Business Group on Health, recognizing the building blocks of innovation, competition, and differentiation as essential to employer sponsored plans and the essential delivery of affordable coverage and services, generally promotes and advocates for policies that empower employers to design meaningful benefit plans and programs. By extension, the Business Group promotes policies that drive the foundational competition among all market stakeholders upon which employer offerings are based.

Further, there are many factors that contribute to the extraordinary rise in health care costs, and little dispute that the increasing costs are challenging for employees and families, as well as employers. We believe policies and business practices that enhance and encourage innovation and competition in health care will help mitigate the cost trend and deliver more value for employees and their families through employer health plans.

This perspective and theme is reflected throughout our positions on specific issues and policies that impact employer plans, including for example:

In addition, the Business Group supports appropriate government review and enforcement for planned consolidation and other practices that may, under certain circumstances, otherwise have anti-competitive concerns.

Business Group on Health also recognizes there are specific aspects of the U.S. health care system from which employer plans and their members would benefit from an increased level of integration and interoperability that may, at times, be driven by consolidation, partnerships, or other collaborations. Fragmented elements of health care delivery, such as in the virtual health and point solution markets, can add to plan members/patients’ frustrations and potentially lead to poor health outcomes, as the Business Group highlighted in our publication on the integrated benefits experience. Business Group on Health supports market consolidation and other actions targeted to improve the coordination and integration of care, the value and experience of the patient, and the efficiency of plan design and administration.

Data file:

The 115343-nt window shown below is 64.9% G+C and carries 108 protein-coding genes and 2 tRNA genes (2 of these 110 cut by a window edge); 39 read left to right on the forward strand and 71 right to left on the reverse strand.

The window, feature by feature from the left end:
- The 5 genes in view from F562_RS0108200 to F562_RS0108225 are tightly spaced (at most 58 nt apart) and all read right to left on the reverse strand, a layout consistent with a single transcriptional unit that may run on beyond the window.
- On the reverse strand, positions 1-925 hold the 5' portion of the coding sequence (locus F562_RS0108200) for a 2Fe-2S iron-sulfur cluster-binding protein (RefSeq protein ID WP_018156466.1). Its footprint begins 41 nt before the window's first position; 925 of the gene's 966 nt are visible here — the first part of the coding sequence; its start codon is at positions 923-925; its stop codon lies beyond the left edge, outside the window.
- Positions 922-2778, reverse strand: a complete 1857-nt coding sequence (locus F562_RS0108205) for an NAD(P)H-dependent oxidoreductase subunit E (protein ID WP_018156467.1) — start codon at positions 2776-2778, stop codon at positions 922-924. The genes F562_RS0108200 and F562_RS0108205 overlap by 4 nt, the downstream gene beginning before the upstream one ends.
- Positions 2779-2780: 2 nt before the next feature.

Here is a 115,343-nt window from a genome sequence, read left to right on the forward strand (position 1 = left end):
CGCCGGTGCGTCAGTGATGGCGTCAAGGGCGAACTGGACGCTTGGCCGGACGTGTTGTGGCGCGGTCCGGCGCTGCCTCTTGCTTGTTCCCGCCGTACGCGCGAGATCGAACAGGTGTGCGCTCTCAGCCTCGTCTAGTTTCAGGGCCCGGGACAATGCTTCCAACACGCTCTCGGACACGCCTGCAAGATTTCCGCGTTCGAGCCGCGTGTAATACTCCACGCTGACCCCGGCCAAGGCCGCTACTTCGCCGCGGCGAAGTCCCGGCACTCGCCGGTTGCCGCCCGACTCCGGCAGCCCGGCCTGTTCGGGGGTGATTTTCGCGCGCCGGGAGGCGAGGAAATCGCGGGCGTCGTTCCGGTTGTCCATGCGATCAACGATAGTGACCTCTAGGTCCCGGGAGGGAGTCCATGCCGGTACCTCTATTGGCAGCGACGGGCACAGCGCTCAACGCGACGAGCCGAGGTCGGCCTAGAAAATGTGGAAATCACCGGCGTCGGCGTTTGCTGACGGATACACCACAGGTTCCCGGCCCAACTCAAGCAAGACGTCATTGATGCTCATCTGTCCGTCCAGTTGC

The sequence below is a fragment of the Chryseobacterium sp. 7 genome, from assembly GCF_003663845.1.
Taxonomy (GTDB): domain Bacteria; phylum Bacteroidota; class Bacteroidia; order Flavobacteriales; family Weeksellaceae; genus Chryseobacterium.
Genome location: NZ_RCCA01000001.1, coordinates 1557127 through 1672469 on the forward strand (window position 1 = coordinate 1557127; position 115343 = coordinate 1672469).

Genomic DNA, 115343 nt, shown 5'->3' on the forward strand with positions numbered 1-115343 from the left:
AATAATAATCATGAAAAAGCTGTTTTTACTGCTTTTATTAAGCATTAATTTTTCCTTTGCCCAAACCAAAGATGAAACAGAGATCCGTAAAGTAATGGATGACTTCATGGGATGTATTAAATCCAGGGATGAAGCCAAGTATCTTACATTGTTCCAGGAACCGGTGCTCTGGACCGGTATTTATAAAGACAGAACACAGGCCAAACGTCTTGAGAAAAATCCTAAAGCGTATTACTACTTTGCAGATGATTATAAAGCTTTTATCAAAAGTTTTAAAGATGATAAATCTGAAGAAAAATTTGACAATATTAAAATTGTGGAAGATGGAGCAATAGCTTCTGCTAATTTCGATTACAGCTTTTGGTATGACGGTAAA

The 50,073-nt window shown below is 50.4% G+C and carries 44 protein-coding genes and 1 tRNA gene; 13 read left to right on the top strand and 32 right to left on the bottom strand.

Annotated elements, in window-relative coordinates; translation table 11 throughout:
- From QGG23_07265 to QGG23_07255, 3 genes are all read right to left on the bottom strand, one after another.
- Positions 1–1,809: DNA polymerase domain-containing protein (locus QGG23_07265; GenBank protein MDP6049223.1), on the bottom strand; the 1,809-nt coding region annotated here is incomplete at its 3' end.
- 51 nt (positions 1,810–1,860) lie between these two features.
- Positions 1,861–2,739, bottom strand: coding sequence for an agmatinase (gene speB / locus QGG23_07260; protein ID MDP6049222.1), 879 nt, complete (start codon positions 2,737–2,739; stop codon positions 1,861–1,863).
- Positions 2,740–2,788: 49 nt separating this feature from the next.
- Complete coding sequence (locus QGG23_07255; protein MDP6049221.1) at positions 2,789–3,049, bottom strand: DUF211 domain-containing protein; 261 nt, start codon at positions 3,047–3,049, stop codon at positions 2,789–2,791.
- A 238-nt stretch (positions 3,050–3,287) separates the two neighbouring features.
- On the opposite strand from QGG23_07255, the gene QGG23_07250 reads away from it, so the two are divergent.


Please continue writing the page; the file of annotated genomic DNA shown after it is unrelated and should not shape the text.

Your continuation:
• Consolidation in the hospital and insurance markets is generally shown to increase costs and overall health care spending. For example, there is evidence that horizontal consolidation is associated in these industries. (HHS ASPE, 2022).
  • Recent research shows that provider consolidation, in its varied forms, often leads to higher prices for both Medicare and private payers (MedPAC, 2023).
  • Among drug manufacturers, mergers over the past 30 years have resulted in the market share of the top eight drug companies rising from 36% in the late-1980s to over 50% today. In 2017, four companies produced more than 50% of all generic drugs (The Washington Post, 2021).
  • In 2018, more than half of US physicians and 72% of hospitals were affiliated with vertically integrated health systems (Furukawa, et al., Health Affairs, 2020).
  • Market concentration has also occurred among pharmacy benefit managers (PBMs) with the three largest PBMs now controlling roughly 79% of the market (Commonwealth Fund, 2022).
  • There has been exponential growth in the virtual health solution industry in the past few years, with over 13,000 digital health solutions now available in the market (CB Insights, 2022). The rapid expansion of virtual health has added to an already complex and fragmented health care system, but market consolidation is underway.